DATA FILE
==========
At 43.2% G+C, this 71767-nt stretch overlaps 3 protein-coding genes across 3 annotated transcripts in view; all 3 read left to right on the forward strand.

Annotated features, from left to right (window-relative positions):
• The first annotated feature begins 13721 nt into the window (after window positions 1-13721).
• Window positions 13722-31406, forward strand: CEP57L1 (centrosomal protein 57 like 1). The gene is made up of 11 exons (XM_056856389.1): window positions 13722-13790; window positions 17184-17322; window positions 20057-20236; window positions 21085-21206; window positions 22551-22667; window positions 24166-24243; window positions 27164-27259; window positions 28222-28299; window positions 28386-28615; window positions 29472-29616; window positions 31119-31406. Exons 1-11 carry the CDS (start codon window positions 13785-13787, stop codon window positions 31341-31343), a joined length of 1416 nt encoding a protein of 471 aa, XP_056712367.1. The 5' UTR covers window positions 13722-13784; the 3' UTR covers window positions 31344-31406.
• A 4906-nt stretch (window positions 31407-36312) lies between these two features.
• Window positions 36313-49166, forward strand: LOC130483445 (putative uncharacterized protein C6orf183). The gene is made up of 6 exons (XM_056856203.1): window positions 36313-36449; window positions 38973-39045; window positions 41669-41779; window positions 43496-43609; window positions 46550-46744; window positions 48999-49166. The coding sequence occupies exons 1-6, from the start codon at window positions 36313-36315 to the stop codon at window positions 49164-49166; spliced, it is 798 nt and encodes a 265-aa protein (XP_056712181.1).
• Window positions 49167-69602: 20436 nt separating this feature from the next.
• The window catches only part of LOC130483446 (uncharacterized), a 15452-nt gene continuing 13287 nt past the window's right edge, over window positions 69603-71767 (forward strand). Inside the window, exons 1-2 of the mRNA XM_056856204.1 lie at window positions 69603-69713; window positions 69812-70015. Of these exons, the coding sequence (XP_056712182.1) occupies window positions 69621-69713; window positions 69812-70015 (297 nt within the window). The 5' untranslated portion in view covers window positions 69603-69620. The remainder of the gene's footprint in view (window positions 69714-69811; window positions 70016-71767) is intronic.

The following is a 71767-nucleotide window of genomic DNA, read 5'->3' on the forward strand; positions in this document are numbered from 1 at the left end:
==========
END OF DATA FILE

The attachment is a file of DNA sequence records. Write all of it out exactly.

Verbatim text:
At 43.2% G+C, this 71767-nt stretch overlaps 3 protein-coding genes across 3 annotated transcripts in view; all 3 read left to right on the forward strand.

Annotated features, from left to right (window-relative positions):
• The first annotated feature begins 13721 nt into the window (after window positions 1-13721).
• Window positions 13722-31406, forward strand: CEP57L1 (centrosomal protein 57 like 1). The gene is made up of 11 exons (XM_056856389.1): window positions 13722-13790; window positions 17184-17322; window positions 20057-20236; window positions 21085-21206; window positions 22551-22667; window positions 24166-24243; window positions 27164-27259; window positions 28222-28299; window positions 28386-28615; window positions 29472-29616; window positions 31119-31406. Exons 1-11 carry the CDS (start codon window positions 13785-13787, stop codon window positions 31341-31343), a joined length of 1416 nt encoding a protein of 471 aa, XP_056712367.1. The 5' UTR covers window positions 13722-13784; the 3' UTR covers window positions 31344-31406.
• A 4906-nt stretch (window positions 31407-36312) lies between these two features.
• Window positions 36313-49166, forward strand: LOC130483445 (putative uncharacterized protein C6orf183). The gene is made up of 6 exons (XM_056856203.1): window positions 36313-36449; window positions 38973-39045; window positions 41669-41779; window positions 43496-43609; window positions 46550-46744; window positions 48999-49166. The coding sequence occupies exons 1-6, from the start codon at window positions 36313-36315 to the stop codon at window positions 49164-49166; spliced, it is 798 nt and encodes a 265-aa protein (XP_056712181.1).
• Window positions 49167-69602: 20436 nt separating this feature from the next.
• The window catches only part of LOC130483446 (uncharacterized), a 15452-nt gene continuing 13287 nt past the window's right edge, over window positions 69603-71767 (forward strand). Inside the window, exons 1-2 of the mRNA XM_056856204.1 lie at window positions 69603-69713; window positions 69812-70015. Of these exons, the coding sequence (XP_056712182.1) occupies window positions 69621-69713; window positions 69812-70015 (297 nt within the window). The 5' untranslated portion in view covers window positions 69603-69620. The remainder of the gene's footprint in view (window positions 69714-69811; window positions 70016-71767) is intronic.

The following is a 71767-nucleotide window of genomic DNA, read 5'->3' on the forward strand; positions in this document are numbered from 1 at the left end: